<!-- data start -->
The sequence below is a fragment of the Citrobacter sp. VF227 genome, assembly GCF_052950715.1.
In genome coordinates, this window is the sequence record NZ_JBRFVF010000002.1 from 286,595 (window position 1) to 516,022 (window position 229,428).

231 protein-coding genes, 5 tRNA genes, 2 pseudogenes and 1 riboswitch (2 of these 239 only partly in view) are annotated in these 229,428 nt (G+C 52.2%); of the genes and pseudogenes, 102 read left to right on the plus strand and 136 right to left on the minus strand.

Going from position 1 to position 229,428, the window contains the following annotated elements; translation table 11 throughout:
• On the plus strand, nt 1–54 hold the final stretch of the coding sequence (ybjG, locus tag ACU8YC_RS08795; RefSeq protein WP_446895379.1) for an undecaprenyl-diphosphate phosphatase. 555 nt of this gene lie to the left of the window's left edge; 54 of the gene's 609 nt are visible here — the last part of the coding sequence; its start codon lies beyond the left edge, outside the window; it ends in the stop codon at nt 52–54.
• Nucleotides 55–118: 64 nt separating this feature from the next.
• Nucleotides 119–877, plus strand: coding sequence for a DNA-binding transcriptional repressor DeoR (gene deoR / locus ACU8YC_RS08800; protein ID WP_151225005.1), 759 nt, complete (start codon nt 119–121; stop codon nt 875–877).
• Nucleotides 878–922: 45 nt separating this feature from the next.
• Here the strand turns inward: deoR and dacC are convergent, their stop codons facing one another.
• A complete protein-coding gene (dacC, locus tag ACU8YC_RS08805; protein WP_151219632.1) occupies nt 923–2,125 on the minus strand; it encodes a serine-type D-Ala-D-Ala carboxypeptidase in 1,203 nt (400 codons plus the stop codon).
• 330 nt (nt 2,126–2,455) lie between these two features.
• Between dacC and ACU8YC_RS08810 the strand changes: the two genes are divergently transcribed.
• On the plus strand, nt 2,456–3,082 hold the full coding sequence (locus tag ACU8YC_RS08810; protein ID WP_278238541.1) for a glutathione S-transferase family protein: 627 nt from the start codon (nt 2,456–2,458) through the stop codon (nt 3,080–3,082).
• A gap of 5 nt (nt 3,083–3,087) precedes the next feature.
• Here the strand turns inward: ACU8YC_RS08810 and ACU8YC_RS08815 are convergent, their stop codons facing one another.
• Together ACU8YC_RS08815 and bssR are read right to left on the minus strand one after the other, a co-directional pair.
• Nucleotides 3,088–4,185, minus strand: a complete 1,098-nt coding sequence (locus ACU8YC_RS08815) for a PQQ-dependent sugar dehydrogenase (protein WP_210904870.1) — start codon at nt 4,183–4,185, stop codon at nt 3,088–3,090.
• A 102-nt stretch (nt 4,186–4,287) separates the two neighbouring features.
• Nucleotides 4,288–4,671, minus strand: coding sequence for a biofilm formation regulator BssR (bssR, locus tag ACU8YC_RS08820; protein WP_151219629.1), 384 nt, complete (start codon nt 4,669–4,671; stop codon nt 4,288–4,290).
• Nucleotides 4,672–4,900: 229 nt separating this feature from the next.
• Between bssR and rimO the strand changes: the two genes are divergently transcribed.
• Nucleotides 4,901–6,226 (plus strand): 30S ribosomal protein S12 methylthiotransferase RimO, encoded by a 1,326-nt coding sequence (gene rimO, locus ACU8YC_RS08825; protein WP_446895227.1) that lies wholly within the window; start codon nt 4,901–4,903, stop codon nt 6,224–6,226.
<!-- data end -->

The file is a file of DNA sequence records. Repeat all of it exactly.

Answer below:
The sequence below is a fragment of the Citrobacter sp. VF227 genome, assembly GCF_052950715.1.
In genome coordinates, this window is the sequence record NZ_JBRFVF010000002.1 from 286,595 (window position 1) to 516,022 (window position 229,428).

231 protein-coding genes, 5 tRNA genes, 2 pseudogenes and 1 riboswitch (2 of these 239 only partly in view) are annotated in these 229,428 nt (G+C 52.2%); of the genes and pseudogenes, 102 read left to right on the plus strand and 136 right to left on the minus strand.

Going from position 1 to position 229,428, the window contains the following annotated elements; translation table 11 throughout:
• On the plus strand, nt 1–54 hold the final stretch of the coding sequence (ybjG, locus tag ACU8YC_RS08795; RefSeq protein WP_446895379.1) for an undecaprenyl-diphosphate phosphatase. 555 nt of this gene lie to the left of the window's left edge; 54 of the gene's 609 nt are visible here — the last part of the coding sequence; its start codon lies beyond the left edge, outside the window; it ends in the stop codon at nt 52–54.
• Nucleotides 55–118: 64 nt separating this feature from the next.
• Nucleotides 119–877, plus strand: coding sequence for a DNA-binding transcriptional repressor DeoR (gene deoR / locus ACU8YC_RS08800; protein ID WP_151225005.1), 759 nt, complete (start codon nt 119–121; stop codon nt 875–877).
• Nucleotides 878–922: 45 nt separating this feature from the next.
• Here the strand turns inward: deoR and dacC are convergent, their stop codons facing one another.
• A complete protein-coding gene (dacC, locus tag ACU8YC_RS08805; protein WP_151219632.1) occupies nt 923–2,125 on the minus strand; it encodes a serine-type D-Ala-D-Ala carboxypeptidase in 1,203 nt (400 codons plus the stop codon).
• 330 nt (nt 2,126–2,455) lie between these two features.
• Between dacC and ACU8YC_RS08810 the strand changes: the two genes are divergently transcribed.
• On the plus strand, nt 2,456–3,082 hold the full coding sequence (locus tag ACU8YC_RS08810; protein ID WP_278238541.1) for a glutathione S-transferase family protein: 627 nt from the start codon (nt 2,456–2,458) through the stop codon (nt 3,080–3,082).
• A gap of 5 nt (nt 3,083–3,087) precedes the next feature.
• Here the strand turns inward: ACU8YC_RS08810 and ACU8YC_RS08815 are convergent, their stop codons facing one another.
• Together ACU8YC_RS08815 and bssR are read right to left on the minus strand one after the other, a co-directional pair.
• Nucleotides 3,088–4,185, minus strand: a complete 1,098-nt coding sequence (locus ACU8YC_RS08815) for a PQQ-dependent sugar dehydrogenase (protein WP_210904870.1) — start codon at nt 4,183–4,185, stop codon at nt 3,088–3,090.
• A 102-nt stretch (nt 4,186–4,287) separates the two neighbouring features.
• Nucleotides 4,288–4,671, minus strand: coding sequence for a biofilm formation regulator BssR (bssR, locus tag ACU8YC_RS08820; protein WP_151219629.1), 384 nt, complete (start codon nt 4,669–4,671; stop codon nt 4,288–4,290).
• Nucleotides 4,672–4,900: 229 nt separating this feature from the next.
• Between bssR and rimO the strand changes: the two genes are divergently transcribed.
• Nucleotides 4,901–6,226 (plus strand): 30S ribosomal protein S12 methylthiotransferase RimO, encoded by a 1,326-nt coding sequence (gene rimO, locus ACU8YC_RS08825; protein WP_446895227.1) that lies wholly within the window; start codon nt 4,901–4,903, stop codon nt 6,224–6,226.